hand written note from the nurse states, “Cleared by MMH.” The entirety of the

documentation was added to the case file. (EXHIBIT “T”)

On January 2, 2020, I obtained and reviewed the medical documentation

from Manatee Memorial Hospital (MMH) for Barbara Pinkney. Pinkney was sent

to MMH after being refused admission during her medical intake exam at the

MCCJ. After he reviewed a CT scan on Pinkney’s head and brain, Doctor Bret

Henricks found, “No acute intracranial abnormality identified.” Additionally,

Doctor Matthew Buzzeo conducted a CT scan of the cervical spine, and found, “No

fracture or subluxation.” The medical notes from MMH were added to this case

file. (EXHIBIT “U”)

On January 3, 2020, I captured a still image of the ECD probe’s signature

mark left on Barbara Pinkney’s arm. This image was taken from a WFTS Action

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News broadcast of McKenna King’s interview with Barbara Pinkney. The photo

was added to the case file. (EXHIBIT “KK”)

On January 7, 2020, I received and reviewed a listing of all arrests made at

Barbara Pinkney’s address, 1631 27th Ave. Dr. E. in Bradenton. The arrests begin

on May of 1999, and continue through December 26, 2019. Barbara Pinkney is the

homeowner for the duration of this time frame. A total of fifteen (15) people have

been arrested at this address on a total of twenty two (22) separate charges. Most

pertinent to this case is an earlier arrest warrant apprehension of Tevin Turner made

at this address on October 5, 2018. This document was added to the case file.

(EXHIBIT “EE”)

On January 7, 2020, I received and reviewed a listing of all the law

enforcement calls for service involving the address of 1631 27th Ave. Dr. E. in

Bradenton. The time frame in the report is August 22, 2002, through December 26,

2019. Barbara Pinkney was the homeowner during the entirety of this period. The

report lists a total of fifty seven (57) separate incidents which include fights, loud

noise complaints, shootings, child protection, domestic violence, suspicious

persons, suspicious circumstances, suspicious vehicles, assaults and more.

Although this establishes several prior law enforcement contacts, more relevant to

this case is the fact that five (5) of the fifty seven (57) incidents involved serving

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arrest warrants at the residence, which included an earlier arrest warrant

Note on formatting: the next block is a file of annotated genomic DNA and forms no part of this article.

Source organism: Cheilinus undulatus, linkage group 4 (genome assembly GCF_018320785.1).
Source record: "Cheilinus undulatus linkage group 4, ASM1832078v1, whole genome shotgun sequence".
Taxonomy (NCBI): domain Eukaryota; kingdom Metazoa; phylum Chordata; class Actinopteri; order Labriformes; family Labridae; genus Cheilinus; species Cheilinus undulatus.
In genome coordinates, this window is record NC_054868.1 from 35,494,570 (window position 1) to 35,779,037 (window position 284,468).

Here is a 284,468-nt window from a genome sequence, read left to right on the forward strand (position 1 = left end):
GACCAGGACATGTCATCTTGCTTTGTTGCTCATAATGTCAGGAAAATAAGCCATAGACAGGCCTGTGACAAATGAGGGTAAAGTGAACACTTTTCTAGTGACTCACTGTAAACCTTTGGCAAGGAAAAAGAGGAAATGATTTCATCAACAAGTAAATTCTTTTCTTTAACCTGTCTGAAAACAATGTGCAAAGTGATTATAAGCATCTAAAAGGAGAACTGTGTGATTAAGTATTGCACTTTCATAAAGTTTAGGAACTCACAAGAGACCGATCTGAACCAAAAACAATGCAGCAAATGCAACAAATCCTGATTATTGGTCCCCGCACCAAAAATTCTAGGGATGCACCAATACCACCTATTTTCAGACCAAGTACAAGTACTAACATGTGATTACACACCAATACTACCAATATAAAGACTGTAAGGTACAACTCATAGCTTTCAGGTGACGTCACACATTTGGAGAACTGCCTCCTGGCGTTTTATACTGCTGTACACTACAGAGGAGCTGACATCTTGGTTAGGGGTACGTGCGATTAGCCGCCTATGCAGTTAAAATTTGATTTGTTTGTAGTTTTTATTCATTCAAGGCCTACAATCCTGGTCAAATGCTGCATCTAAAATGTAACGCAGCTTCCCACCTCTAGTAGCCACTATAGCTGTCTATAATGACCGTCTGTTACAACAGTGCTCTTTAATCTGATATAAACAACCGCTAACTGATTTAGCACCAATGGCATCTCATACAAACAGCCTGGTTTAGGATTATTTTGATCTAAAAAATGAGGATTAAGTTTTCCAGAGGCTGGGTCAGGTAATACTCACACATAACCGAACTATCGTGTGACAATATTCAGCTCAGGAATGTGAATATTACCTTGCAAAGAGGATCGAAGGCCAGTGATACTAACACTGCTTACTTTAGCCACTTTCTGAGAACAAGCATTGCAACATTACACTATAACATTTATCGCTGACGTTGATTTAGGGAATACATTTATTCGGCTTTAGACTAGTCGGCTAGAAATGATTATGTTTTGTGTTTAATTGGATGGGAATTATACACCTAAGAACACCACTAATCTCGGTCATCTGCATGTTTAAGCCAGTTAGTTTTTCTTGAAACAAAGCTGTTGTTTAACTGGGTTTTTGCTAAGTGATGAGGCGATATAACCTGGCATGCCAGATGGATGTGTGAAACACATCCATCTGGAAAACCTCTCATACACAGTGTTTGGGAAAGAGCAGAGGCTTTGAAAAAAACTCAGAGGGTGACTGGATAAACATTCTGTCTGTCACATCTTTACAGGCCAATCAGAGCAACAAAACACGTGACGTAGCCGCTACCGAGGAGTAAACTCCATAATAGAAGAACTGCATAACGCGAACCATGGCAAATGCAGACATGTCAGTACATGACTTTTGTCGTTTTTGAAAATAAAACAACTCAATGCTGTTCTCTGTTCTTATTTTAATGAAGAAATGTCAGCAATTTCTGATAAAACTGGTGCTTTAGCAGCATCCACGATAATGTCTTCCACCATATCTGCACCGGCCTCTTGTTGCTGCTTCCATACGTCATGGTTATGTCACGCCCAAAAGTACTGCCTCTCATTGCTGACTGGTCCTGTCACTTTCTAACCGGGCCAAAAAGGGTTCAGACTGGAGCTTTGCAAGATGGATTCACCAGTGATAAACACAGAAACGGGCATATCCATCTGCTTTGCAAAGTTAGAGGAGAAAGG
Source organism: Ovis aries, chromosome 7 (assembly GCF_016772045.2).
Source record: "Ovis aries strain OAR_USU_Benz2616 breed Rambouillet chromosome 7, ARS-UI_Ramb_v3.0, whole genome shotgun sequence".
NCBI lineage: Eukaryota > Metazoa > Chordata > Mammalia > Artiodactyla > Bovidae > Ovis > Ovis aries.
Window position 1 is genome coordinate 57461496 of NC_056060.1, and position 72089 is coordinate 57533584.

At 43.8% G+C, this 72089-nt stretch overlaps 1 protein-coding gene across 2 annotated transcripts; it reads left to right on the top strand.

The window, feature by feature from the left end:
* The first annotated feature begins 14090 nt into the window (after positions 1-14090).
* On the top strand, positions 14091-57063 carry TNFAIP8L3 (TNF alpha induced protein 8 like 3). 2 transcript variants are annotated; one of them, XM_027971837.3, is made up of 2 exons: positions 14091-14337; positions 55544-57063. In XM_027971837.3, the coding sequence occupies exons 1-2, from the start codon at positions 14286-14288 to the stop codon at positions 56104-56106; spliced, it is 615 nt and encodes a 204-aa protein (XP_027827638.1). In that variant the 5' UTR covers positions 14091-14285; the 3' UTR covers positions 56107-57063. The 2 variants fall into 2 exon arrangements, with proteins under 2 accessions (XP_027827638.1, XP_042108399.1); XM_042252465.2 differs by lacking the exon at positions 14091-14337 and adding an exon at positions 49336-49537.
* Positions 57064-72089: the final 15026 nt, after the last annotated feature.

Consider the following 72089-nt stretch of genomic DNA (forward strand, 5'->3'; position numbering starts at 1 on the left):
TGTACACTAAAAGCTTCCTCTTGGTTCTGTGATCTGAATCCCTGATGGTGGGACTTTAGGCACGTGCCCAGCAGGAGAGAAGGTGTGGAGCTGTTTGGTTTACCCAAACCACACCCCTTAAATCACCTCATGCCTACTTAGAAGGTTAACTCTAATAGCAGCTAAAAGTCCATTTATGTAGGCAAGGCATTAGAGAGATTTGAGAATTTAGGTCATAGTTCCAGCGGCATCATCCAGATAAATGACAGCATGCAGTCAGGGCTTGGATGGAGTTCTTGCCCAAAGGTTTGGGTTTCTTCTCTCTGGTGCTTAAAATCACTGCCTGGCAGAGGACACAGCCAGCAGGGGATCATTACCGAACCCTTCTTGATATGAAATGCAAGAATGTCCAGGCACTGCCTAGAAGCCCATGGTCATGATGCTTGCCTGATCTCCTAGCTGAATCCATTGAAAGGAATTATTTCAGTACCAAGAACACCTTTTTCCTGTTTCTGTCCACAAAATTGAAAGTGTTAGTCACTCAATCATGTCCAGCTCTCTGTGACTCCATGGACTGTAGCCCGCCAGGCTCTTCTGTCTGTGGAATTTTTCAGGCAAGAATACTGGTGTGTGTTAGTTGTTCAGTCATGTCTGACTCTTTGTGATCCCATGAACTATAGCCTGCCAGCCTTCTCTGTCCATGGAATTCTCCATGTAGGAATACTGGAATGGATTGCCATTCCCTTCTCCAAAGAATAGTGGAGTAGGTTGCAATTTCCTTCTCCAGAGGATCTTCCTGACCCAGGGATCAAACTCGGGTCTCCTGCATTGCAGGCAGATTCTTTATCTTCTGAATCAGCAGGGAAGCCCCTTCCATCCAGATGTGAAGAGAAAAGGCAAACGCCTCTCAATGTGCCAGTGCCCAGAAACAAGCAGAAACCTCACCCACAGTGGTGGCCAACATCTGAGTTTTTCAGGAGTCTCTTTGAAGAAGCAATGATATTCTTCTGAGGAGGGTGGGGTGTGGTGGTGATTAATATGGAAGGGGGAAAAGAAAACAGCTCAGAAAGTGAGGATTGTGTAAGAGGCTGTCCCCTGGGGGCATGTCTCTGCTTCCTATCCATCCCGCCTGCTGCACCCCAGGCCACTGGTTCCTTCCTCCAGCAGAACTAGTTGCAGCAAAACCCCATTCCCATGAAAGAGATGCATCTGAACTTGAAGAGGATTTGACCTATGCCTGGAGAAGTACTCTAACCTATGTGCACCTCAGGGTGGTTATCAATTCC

apprehension of Tevin Turner made at this address on October 5, 2018. This

document was made part of the case file. (EXHIBIT “FF”)

On January 13, 2020, I received an email chain between Assistant State’s

Attorney Garrett Franzen and Michele Rayner-Goolsby, attorney for Barbara

Pinkney and Paul Johnson. The email contained an attached video made from a cell

phone on December 26, 2019 (EXHIBIT “JJ”). Also included was a list of

persons identified by Rayner-Goolsby as pertinent witnesses to this case. This list

included each person’s contact information in the form of phone numbers;

excluding Keith Page who’s contact information is listed as, “Waiting on number.”

I called each person with a listed phone number to schedule an interview. I left

messages for Paul Johnson, Elizabeth Francisco, and Tariq Turner, but received no

return call. A phone interview was conducted with Michael McNeal (EXHIBIT

“J”). An interview was attempted with Kayla Jones; however, although contact

was made, she hung up the phone while being sworn in, and did not answer call

backs. (EXHIBIT “K”). When I phoned Gloria Marquez, she did not answer, but I

was provided an option to leave a call back number using the keypad of my phone.

I punched in the Sheriff’s Office main number and my office extension. During my

phone interview with McNeal, Marquez’s name appeared as an incoming call. No

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message was left, and when I called back later, I received the same option to leave

my number. I reentered my office phone number, but received no call back. The